The Memoirs of Irene Adler: The Irene Adler Trilogy

San Cassimally

Green Okapi Press
Edinburgh & Liverpool

Text copyright © 2014 San Cassimally
All rights reserved.

ISBN-10: 1497383404
ISBN-13: 9781497383401
Library of Congress Control Number: 2014905360
CreateSpace Independent Publishing Platform
North Charleston, South Carolina

Hakim, Karim and Katrina

My warm thanks to Mary O’Donnell who undertook the monumental task of editing the manuscript, and to (my son) Hakim for helping with the technology. And to Janie Kliever for the cover, which Enrico Harvey modified

— San Cassimally

Absence of Truth

Sherlock vs. Sherlock

Disappearing Daughters of England

The Anatomy of a Bank Robbery

The Assassination of Lloyd-George

My Friend Harriet

Customs of the Sea

am back! The time we spent in Australia was splendid. Algie, having been finally informed of my whereabouts, came to join me after a couple of months. He loved the great outdoors and the serene quietude of the place as much as I did, but he began missing London.

Whilst I was his prisoner, Moriarty promised that if anything happened to him, his ruthless associate Colonel Sebastian Moran, a man who had no fear of death, would come for us all guns blazing. The renegade military hero, he had told me, was completely deranged and would not rest until he and his many accomplices had destroyed us—he had told the professor that the voices in his head could not be denied. When in full possession of our faculties, physical and mental, Holmes and I would have been equal to any challenge, but the events at the Reichenbach Falls had left us much weakened. I therefore thought that we might seek rest and safety in the antipodes. To my surprise, after his convalescence in the Swiss mountains, when I suggested to Holmes that he might enjoy a few months away from the bustle of London, he took less than one minute to signify his enthusiasm for the idea. He had always entertained a wish to walk upside down, he said with barely a smile. We left with great despatch, not even informing Lord Clarihoe to whom I was legally married. Or Dr Watson, to who Holmes was not.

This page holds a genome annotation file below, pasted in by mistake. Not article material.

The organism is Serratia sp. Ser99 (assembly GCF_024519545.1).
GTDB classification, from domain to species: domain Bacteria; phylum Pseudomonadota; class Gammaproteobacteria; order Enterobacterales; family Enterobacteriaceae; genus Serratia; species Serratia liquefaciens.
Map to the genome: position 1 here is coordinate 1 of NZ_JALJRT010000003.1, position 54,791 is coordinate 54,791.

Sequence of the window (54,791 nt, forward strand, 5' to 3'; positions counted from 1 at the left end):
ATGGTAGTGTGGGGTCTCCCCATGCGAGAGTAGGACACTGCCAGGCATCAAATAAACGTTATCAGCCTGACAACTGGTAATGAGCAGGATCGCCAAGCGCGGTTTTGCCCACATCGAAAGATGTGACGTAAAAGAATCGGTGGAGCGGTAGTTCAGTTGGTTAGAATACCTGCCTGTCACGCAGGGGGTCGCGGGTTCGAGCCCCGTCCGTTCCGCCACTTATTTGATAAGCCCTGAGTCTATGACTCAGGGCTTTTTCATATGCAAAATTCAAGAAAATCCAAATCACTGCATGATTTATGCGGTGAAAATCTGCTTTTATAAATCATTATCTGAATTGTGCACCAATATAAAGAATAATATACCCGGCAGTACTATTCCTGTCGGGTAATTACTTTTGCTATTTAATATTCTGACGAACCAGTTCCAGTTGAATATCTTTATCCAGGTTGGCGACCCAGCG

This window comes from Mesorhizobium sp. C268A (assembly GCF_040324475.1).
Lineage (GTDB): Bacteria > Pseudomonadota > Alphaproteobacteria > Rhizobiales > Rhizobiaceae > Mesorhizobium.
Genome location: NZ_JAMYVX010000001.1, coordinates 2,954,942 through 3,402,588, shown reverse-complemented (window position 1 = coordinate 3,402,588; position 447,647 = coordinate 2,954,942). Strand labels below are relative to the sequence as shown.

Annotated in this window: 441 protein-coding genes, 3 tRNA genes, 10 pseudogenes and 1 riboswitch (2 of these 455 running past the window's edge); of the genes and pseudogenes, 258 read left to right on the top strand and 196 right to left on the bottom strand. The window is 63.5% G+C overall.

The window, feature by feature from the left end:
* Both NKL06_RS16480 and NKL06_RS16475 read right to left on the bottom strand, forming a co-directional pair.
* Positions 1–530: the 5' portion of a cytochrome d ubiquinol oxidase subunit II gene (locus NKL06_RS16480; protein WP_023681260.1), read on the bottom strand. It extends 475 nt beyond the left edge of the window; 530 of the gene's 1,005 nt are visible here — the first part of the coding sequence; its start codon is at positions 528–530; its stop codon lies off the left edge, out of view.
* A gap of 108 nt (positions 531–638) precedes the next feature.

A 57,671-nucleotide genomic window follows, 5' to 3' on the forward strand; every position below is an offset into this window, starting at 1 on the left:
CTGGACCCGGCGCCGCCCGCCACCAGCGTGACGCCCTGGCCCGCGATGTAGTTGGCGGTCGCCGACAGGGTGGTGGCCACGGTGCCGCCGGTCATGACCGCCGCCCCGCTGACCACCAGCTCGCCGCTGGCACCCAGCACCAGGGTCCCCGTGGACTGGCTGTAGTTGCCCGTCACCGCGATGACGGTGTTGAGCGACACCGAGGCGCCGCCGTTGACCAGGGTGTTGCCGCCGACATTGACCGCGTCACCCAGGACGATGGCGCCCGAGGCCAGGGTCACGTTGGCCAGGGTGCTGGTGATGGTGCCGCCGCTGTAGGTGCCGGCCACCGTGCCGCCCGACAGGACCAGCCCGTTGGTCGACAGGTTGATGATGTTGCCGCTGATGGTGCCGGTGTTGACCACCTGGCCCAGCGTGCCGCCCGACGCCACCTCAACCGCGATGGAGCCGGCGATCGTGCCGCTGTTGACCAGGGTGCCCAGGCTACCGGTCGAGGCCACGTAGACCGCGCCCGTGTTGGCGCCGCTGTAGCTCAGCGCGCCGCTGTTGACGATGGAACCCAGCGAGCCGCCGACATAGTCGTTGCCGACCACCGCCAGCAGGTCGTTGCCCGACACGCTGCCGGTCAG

I hope one day to write an account of my time in Australia, but now that I am back in London, my priority is seeking the means of making an honest living.

Outside the fiercely loyal
Club des As
, only Sherlock Holmes knows the real identity of Lady Clarihoe. He tells me that he has not even told Dr Watson and has no plans to do so. Since the Uranian Algernon
Clarihoe with whom I had a
mariage blanc
had hardly any contact with his family, I hardly ever met them. Many of them do not even recognise me if they see me at Ascot or in Drury Lane. In any case, although we see each other often, my nominal husband and I do not live at the same address—which is probably why we are the best of friends. We are only married on paper to placate his father and I will not accept any financial succour from him. However, at his insistence, when we came back, we spent three weeks together in France. When we were down under we had missed the Parisian scene that we previously revelled in, and I certainly came back from across the Channel refreshed.